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Grey is UK’s favourite new car colour for the fourth year in a row

grey cars

Grey is the UK’s most popular new car colour for fourth consecutive year, followed by black and white, according to figures published by the Society of Motor Manufacturers and Traders (SMMT).

The SMMT data shows that 408,155 new grey cars were registered last year, up by 2.8%, equating to one in four new cars sold (24.8%).

Black, which had been the most popular car colour in the UK from 2009 to 2012, was the next most popular colour, equating to one in five new cars (20.5%) sold. White was the third most popular (17.2%).

It means that an incredible 62.4% of all new cars sold in 2021 were painted in one of these monochrome shades, although blue edged closer to the top three, increasing its sales (1.4%) for the first time in five years and trailing just 2,638 units behind white.

The rest of the top 10 remained largely unchanged from 2020, although green overtook orange to gain seventh place, equating to 17,927 cars. Sales of green cars rose for the first time since 2015, with 24% more buyers opting for the colour than in the previous year.

SMMT Chief Executive, Mike Hawes, says that, while last year’s new cars might share the same shades as previous years, under the bonnet there has been a real shift, with one in six buyers choosing to go 'green'.

“With car registrations still low compared to pre- pandemic, helping even more drivers move to greener cars – whatever the actual colour – has never been more important,” he said.

“Incentives are helping move the market and should continue, but the speed of this shift to electric must be matched by an acceleration in the pace of charging infrastructure investment. Drivers should expect to be able to recharge irrespective of wherever they live, work or visit.”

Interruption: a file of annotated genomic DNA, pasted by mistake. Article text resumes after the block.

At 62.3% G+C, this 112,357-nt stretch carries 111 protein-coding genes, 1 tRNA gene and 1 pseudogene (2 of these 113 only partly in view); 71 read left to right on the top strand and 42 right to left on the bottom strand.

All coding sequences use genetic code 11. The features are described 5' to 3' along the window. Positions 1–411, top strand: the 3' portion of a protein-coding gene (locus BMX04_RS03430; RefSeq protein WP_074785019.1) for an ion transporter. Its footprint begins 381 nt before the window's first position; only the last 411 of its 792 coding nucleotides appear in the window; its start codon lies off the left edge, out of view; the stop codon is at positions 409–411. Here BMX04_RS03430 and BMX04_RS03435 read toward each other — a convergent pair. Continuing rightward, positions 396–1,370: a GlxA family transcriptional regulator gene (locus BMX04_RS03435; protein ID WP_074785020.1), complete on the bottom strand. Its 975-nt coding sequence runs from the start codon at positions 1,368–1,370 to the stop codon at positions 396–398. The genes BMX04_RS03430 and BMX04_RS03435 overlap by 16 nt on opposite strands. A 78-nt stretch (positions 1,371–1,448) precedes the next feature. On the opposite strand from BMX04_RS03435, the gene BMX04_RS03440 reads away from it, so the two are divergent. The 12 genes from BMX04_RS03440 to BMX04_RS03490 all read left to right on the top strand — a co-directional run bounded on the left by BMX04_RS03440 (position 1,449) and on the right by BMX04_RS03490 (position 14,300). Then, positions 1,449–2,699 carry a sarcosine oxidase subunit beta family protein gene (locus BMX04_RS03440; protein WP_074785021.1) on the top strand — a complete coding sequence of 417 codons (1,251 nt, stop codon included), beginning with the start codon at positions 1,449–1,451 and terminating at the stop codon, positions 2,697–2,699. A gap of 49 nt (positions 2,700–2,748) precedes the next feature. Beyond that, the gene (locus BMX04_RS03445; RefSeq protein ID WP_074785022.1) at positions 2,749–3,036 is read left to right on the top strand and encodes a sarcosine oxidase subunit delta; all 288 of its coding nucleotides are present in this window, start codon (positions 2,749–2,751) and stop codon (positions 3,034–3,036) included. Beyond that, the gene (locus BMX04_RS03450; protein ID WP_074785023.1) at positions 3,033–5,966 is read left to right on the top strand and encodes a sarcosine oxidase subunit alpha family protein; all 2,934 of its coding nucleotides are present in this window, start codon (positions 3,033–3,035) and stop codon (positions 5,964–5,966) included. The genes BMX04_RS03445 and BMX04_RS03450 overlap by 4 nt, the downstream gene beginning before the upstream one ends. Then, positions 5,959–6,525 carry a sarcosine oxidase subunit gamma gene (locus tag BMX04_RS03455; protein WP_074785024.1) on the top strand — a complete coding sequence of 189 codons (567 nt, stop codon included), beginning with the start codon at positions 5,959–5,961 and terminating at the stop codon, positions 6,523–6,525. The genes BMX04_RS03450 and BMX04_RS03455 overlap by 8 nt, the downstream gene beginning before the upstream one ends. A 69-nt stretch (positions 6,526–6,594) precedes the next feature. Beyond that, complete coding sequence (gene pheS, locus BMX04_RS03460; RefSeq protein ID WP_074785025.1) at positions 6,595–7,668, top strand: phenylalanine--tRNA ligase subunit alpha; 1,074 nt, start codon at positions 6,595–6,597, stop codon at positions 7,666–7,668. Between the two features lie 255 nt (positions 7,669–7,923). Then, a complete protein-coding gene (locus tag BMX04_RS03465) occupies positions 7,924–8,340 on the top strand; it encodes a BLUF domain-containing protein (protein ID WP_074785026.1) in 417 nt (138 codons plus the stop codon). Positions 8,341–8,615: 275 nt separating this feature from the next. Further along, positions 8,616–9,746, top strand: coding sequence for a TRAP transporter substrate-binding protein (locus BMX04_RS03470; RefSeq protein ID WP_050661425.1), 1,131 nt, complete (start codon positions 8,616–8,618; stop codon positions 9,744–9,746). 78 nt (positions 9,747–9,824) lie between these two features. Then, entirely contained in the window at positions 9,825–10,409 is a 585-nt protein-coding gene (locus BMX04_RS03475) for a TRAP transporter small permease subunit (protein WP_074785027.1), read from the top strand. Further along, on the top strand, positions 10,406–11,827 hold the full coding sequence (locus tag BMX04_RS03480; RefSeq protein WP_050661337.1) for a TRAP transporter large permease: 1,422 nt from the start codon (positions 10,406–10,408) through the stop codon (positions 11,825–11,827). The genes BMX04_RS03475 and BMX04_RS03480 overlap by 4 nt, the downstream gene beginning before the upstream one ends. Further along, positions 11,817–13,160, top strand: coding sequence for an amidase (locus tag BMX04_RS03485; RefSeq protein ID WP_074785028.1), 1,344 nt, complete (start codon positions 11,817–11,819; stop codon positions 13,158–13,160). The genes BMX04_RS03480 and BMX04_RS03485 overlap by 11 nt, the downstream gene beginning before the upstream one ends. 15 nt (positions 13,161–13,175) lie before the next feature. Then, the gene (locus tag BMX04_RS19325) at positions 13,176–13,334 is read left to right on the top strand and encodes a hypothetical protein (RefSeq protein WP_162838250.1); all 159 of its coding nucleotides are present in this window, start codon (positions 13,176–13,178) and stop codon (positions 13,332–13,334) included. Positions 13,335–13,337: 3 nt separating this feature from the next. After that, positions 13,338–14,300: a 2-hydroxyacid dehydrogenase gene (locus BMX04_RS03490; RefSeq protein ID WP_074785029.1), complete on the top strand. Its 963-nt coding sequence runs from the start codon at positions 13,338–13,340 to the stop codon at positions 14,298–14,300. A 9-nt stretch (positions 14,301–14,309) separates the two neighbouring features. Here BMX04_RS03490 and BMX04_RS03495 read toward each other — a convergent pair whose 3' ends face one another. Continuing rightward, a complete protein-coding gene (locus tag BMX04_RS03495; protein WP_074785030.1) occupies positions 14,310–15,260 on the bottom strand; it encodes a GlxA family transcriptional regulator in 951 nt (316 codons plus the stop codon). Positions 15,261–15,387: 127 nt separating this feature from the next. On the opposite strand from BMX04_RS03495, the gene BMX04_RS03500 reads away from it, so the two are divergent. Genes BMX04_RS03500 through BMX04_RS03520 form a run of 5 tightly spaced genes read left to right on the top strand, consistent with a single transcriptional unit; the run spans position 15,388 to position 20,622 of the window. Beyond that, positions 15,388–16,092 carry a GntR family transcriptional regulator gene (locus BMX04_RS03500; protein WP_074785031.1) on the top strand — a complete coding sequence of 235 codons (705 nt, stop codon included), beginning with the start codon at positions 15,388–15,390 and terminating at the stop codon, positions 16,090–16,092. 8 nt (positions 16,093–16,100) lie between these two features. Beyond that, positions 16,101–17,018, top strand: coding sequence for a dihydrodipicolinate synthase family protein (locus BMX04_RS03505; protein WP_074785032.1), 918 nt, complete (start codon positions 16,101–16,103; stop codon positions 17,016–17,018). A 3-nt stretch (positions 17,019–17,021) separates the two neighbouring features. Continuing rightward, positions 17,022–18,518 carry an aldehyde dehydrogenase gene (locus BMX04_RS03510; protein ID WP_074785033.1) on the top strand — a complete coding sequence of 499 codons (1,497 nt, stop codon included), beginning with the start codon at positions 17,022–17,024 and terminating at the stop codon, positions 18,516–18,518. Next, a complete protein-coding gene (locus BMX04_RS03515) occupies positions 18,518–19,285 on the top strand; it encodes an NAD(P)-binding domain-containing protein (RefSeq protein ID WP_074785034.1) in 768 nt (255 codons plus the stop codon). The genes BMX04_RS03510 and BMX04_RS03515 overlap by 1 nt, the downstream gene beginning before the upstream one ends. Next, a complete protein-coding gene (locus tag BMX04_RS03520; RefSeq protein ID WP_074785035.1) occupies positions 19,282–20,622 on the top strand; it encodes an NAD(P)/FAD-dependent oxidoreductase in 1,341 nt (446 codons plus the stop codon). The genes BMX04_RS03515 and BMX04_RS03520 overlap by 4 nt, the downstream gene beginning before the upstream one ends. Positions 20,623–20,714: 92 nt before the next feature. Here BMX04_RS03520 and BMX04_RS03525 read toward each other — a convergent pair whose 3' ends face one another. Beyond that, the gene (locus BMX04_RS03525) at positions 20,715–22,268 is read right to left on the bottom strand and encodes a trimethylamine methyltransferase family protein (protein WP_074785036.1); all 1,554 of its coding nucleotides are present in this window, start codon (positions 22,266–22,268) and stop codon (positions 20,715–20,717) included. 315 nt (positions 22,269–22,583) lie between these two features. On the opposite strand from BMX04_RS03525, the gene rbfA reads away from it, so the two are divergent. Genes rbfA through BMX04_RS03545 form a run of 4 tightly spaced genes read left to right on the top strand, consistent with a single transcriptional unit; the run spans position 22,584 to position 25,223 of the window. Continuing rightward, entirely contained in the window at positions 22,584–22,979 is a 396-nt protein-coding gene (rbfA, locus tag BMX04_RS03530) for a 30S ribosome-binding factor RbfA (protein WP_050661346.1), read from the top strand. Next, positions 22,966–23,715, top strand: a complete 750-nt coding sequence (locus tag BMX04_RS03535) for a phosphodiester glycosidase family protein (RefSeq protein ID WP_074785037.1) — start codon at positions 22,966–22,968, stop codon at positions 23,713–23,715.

White was the most popular shade for mini-sized and sports cars, while larger dual purpose, luxury saloons and executive cars were, as usual, most likely to be black.

At the niche end of the colour palette, gold, yellow and turquoise were the fastest growing colours, with gold more than tripling its appeal (up 231.8%), yellow up by a third (31.3%) and turquoise up by a fifth (19.2%), although together they accounted for less than one percent of the market (0.9%).

A non-monochrome colour has not been among the UK’s overall top three since blue in 2010, although it was second most popular colour amongst Welsh and Northern Irish new car buyers.

Grey was the top colour in every home nation last year, but more so in England (25.3%), closely followed by Scotland (22.9%), Wales (22.8%), and Northern Ireland (21.7%).

Counties sporting bright-coloured cars included Bedfordshire, the most likely place to see a new pink car, with 66 registrations, while Greater London and Buckinghamshire had the highest numbers of green and turquoise motors, with 1,263 and 238 registrations respectively.

Orange was the new black in the West Midlands, where tangerine-tinted cars accounted for 1,156 registrations, the highest in any UK region.

Scotland was, however, the least likely place to spot a new maroon car, as none were sold in the country. In fact, just 12 buyers across the whole of the UK specified their new car in the colour – the lowest number since 1997.

Consumer preference for grey, which comes in many varying shades, can be attributed to a wide range of reasons; it can be a sleek and deeper tone than other shades, is well-suited to black trims and darker wheels and offers an attractive compromise between the also-popular black and white, with wider resale appeal than brightly coloured cars, so a potentially ‘safer’ choice, especially as it reduces the visibility of dirt more than the other shades.


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